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Sustainable Ethical Fashion: Discussion

Posted in Movements, Opinion by Kate Archdeacon on October 6th, 2011

Source: guardian.co.uk


Photo by Bert van Dijk via flickr CC

From “Discussion round up: sustainability in the fashion business” by Jenny Purt:

What should the priorities be for the apparel business?

Labour conditions, water footprints, fibres and carbon.

An initial step would be for companies to make a concerted effort to adopt a few fabrics that are more sustainable but which may cost 5-10% more in base price. This would cause a chain reaction in the rest of industry. As big brands source more responsible textiles for their collections, there will be a bigger volume of orders which will lower the overall manufacturing cost (and therefore retail price), making the product more accessible to the mainstream market.[…]

How can companies increase sustainability throughout their supply chains?

In order to implement systemic change, there must first be a market for sustainable products, and currently that is quite small. Companies need to heighten customer awareness of where clothing comes from, how it is made and the social and environmental impact of its production. One panellist commented that there is a market for sustainability but currently consumers just don’t know enough. The first step is internal transparency.[…]

Can collaboration help?

Sharing best practices is a key element for change in the industry. Sharing knowledge is critical because the clothing industry is very complex and there is not just one answer. Only through collaboration at different stages of the supply chain we can find solutions.

How can brands bring ethical fashion into the mainstream?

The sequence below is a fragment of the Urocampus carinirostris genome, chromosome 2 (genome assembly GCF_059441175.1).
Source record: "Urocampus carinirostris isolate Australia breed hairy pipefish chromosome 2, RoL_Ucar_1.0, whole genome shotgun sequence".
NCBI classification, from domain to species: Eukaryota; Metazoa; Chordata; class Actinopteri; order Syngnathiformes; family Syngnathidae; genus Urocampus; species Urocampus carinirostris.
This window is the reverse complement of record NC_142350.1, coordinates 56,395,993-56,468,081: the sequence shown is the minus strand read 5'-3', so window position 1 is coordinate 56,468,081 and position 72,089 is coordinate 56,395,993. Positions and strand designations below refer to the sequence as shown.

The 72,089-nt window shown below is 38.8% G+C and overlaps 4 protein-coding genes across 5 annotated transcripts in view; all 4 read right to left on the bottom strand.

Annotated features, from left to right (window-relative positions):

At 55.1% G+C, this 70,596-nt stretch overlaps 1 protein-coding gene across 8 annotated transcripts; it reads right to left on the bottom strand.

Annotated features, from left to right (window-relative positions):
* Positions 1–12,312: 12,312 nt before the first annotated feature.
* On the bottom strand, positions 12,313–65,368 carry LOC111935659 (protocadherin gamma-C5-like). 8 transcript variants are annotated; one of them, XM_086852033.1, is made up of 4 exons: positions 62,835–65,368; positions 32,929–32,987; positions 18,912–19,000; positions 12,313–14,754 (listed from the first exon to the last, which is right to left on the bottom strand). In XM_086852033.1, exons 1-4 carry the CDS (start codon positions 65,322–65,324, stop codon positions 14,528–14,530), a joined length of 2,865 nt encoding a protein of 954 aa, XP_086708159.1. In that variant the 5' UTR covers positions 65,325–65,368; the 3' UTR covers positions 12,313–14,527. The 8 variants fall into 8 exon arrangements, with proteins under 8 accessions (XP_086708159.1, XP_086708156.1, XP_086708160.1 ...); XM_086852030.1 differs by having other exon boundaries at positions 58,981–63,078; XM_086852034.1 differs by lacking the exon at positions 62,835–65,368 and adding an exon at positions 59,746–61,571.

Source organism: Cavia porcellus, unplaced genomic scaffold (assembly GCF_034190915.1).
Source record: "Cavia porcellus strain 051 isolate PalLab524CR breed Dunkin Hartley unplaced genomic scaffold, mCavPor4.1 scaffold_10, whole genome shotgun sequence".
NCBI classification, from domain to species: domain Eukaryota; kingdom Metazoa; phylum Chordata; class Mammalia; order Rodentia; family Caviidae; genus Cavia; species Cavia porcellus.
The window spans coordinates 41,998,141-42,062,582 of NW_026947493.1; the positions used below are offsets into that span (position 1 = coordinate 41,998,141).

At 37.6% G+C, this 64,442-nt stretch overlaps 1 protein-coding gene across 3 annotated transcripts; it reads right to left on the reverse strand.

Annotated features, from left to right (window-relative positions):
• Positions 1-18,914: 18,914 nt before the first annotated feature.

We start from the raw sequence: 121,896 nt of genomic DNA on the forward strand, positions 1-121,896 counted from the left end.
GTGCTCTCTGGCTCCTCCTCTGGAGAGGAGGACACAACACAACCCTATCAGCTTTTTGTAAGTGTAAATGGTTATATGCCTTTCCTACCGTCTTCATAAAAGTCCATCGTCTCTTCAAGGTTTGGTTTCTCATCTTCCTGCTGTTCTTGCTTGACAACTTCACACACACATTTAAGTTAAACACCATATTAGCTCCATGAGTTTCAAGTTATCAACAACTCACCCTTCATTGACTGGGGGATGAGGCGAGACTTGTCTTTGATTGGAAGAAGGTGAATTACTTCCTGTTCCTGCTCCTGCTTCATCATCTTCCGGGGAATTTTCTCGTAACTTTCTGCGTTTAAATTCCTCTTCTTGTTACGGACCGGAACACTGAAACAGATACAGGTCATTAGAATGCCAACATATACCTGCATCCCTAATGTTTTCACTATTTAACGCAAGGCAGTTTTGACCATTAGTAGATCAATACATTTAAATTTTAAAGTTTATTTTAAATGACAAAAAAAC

While there are some super-premium ethical fashion brands, the market lacks stylish, affordable clothes from well-known high-street brands. One of the problems is that many ethical fashion companies do not get the exposure of the big, non-ethical brands because they cannot afford PR representation which is the engine house of the fashion industry. This means while there may be editors and stylists who would like some of the ethical fashion being produced, they are not exposed to it in the same way they are to big labels. The Mintel report in 2009 showed that some consumers would buy ethical fashion if prices were lower. However others said they would not trust cheap ethical fashion.[…]

What steps are being made across the apparel industry to encourage people to value quality and longevity over quantity and trends?

Mainstream retailers saw a “flight to quality” during the last recession. This means customers moving away from the cheaper, value products to more design-led and added-value pieces. This could be an interesting way of moving mainstream fashion to more sustainable sources if we can demonstrate real design value in ethical alternatives.[…]